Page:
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Abolitionist William Cooper Nell fought for integrated schools

Anthony W. Neal | 5/23/2012, 8:21 a.m.
“No man in New England has performed more uncompensated labor for...

As did school committee members, some in the city’s African American community found good in racially segregated schools and resisted Nell’s effort to integrate them. Separatist Thomas Paul Smith, for instance, penned a letter which was published in “The Liberator” on February 15, 1850. He defended black parents in Boston who had opposed the abolition of separate schools. Apparently alluding to an article written by Nell that had called for integration, he wrote, “Many of us having children ourselves, for their sakes we are opposed to any measure which would interrupt or retard their elevation.”

Among other respected members of that community, he believed all-black schools to be institutions “of great advantage to colored people”  when properly conducted. From “no other source can we obtain so much practical good,” Smith added.

On the second battlefront, black parents of grammar school-aged children boycotted the Smith School, claiming that the teachers at the school often lacked confidence in the abilities of black schoolchildren, neglected them, and consequently, those children performed poorly. Other parents removed their children from the Smith School solely to shield them from the degradation of forced segregation.

African American parents favored integrated schools because they permitted their children to successfully compete against white children intellectually. By 1844, for instance, John T. Hilton, a barber, had already withdrawn his daughter from the Smith School, where she was performing poorly. He enrolled her in an integrated school in Cambridge, where she soon became an honors student. The boycott of the Smith School was effective. Average attendance dropped from more than 100, before the boycott began in 1844, to 25 by the spring of 1850.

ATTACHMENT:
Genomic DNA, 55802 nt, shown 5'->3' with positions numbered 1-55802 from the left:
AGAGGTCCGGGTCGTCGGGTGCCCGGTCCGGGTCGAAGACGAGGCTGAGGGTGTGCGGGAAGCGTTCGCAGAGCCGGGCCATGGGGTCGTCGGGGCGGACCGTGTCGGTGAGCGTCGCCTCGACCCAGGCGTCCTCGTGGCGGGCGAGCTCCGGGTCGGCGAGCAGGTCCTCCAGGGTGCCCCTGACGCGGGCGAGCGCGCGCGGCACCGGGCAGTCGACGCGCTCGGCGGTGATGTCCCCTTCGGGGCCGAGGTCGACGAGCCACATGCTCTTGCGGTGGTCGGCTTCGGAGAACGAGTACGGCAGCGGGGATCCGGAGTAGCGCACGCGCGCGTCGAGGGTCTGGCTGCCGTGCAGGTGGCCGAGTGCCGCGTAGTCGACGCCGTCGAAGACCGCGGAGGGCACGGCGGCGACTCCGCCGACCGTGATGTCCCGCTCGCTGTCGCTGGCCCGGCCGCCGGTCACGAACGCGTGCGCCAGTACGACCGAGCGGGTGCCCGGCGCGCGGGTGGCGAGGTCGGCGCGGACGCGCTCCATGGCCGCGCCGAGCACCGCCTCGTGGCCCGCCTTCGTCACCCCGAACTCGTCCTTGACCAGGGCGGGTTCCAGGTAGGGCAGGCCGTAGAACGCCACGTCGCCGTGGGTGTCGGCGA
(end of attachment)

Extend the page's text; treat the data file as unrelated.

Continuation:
On the third front, by 1849 a constitutional challenge to the legitimacy of segregated schools had reached the Supreme Judicial Court of Massachusetts (SJC). In “Sarah C. Roberts v. City of Boston,” Benjamin F. Roberts, one of the foremost in advocating the rights of his race, asked the city for damages because his daughter had been excluded from the public school closest to her home solely because of her color. Like other black parents, Roberts refused to enroll his daughter in a segregated school.   

Charles Sumner and Nell’s friend, Robert Morris Jr., the second African American to be admitted to the practice of law in the United States, represented Roberts in the lawsuit. They claimed that Sarah’s exclusion from the school closest to her residence violated Massachusetts law, which provided that any child unlawfully excluded from public school instruction shall recover damages from the city. They also argued that her exclusion was an infringement upon her equal rights, found in Part One, Article I and VI of the Massachusetts Declaration of Rights.

Writing for the SJC, Chief Justice Lemuel Shaw conceded that black people were entitled by law “to equal rights, constitutional and political, civil and social,” but he found the regulation in question, which provided separate schools for black children, not a violation of any of these rights.

In short, Sarah had been lawfully excluded from the school nearest to her home. The “good” promoted in maintaining racially segregated schools outweighed the potential risk involved in requiring a five-year-old girl to walk an extra fifth of a mile to attend school. More than 45 years later on May 18, 1896, the U.S. Supreme Court would adopt the SJC’s “separate but equal” doctrine in the case of “Plessy v. Ferguson.”